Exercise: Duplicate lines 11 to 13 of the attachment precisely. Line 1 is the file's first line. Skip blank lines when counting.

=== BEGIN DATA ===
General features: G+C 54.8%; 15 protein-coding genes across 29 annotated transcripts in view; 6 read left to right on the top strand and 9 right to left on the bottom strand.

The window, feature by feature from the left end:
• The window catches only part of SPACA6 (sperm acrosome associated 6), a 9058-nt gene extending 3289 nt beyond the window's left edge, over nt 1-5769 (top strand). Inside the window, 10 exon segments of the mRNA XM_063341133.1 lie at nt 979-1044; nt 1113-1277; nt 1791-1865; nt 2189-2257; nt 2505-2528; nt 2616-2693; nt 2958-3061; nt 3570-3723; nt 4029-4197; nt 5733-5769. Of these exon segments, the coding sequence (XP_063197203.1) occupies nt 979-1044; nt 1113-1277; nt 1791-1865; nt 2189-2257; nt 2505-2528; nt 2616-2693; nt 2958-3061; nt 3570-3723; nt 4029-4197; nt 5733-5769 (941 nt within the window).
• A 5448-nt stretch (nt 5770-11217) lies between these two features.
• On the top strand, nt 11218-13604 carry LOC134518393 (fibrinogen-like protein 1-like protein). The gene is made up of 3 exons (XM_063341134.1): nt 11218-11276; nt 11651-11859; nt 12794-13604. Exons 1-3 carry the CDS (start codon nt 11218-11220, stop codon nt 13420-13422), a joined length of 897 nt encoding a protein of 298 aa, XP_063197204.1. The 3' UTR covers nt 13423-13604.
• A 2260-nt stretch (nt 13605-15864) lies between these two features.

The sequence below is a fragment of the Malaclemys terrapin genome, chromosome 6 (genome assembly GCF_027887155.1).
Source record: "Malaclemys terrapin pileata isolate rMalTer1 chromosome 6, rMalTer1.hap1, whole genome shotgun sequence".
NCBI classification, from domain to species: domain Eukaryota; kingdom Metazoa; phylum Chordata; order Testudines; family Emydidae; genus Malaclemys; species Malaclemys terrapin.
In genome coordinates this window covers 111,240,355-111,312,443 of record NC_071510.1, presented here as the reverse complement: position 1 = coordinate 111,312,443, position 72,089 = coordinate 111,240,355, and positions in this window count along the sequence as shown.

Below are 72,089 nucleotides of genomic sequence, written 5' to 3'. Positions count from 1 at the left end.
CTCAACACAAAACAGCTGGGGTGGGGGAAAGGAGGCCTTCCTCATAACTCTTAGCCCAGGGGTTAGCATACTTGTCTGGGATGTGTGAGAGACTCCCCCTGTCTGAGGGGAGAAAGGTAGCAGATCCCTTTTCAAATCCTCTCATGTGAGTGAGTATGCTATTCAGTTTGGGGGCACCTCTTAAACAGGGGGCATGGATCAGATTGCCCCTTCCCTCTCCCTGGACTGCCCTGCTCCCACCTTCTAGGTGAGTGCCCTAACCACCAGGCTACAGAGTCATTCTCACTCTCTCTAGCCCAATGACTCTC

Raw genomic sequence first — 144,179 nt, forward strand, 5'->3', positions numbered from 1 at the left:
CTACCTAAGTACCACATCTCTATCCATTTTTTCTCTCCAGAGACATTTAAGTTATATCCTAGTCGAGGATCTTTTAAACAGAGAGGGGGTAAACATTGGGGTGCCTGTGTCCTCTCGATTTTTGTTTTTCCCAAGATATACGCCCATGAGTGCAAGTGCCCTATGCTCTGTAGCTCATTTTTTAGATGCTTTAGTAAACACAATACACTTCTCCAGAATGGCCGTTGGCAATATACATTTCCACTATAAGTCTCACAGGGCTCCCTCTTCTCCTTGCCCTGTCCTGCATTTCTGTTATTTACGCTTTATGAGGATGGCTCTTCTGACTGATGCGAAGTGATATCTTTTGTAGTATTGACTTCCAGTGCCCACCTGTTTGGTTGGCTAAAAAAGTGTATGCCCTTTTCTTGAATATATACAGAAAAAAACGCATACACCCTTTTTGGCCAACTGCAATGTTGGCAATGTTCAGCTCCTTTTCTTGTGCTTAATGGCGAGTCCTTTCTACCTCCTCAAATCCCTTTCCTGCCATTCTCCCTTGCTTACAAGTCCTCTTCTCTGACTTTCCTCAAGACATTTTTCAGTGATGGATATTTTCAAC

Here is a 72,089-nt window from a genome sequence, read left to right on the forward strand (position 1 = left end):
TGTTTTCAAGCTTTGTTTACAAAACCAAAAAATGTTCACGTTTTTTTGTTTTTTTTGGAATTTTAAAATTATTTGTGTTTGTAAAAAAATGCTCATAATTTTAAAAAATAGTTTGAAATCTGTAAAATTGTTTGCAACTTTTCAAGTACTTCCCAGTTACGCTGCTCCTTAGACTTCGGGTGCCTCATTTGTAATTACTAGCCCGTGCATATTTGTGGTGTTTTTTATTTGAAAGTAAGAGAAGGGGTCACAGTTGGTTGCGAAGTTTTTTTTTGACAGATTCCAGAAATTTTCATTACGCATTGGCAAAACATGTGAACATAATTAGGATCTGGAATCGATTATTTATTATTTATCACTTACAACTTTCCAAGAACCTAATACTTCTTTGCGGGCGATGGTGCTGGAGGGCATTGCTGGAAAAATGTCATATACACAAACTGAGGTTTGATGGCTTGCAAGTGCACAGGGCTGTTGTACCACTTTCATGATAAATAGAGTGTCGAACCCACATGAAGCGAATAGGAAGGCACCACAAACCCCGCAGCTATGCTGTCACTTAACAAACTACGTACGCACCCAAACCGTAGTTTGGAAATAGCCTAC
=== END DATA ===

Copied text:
Below are 72,089 nucleotides of genomic sequence, written 5' to 3'. Positions count from 1 at the left end.
CTCAACACAAAACAGCTGGGGTGGGGGAAAGGAGGCCTTCCTCATAACTCTTAGCCCAGGGGTTAGCATACTTGTCTGGGATGTGTGAGAGACTCCCCCTGTCTGAGGGGAGAAAGGTAGCAGATCCCTTTTCAAATCCTCTCATGTGAGTGAGTATGCTATTCAGTTTGGGGGCACCTCTTAAACAGGGGGCATGGATCAGATTGCCCCTTCCCTCTCCCTGGACTGCCCTGCTCCCACCTTCTAGGTGAGTGCCCTAACCACCAGGCTACAGAGTCATTCTCACTCTCTCTAGCCCAATGACTCTC

Raw genomic sequence first — 144,179 nt, forward strand, 5'->3', positions numbered from 1 at the left: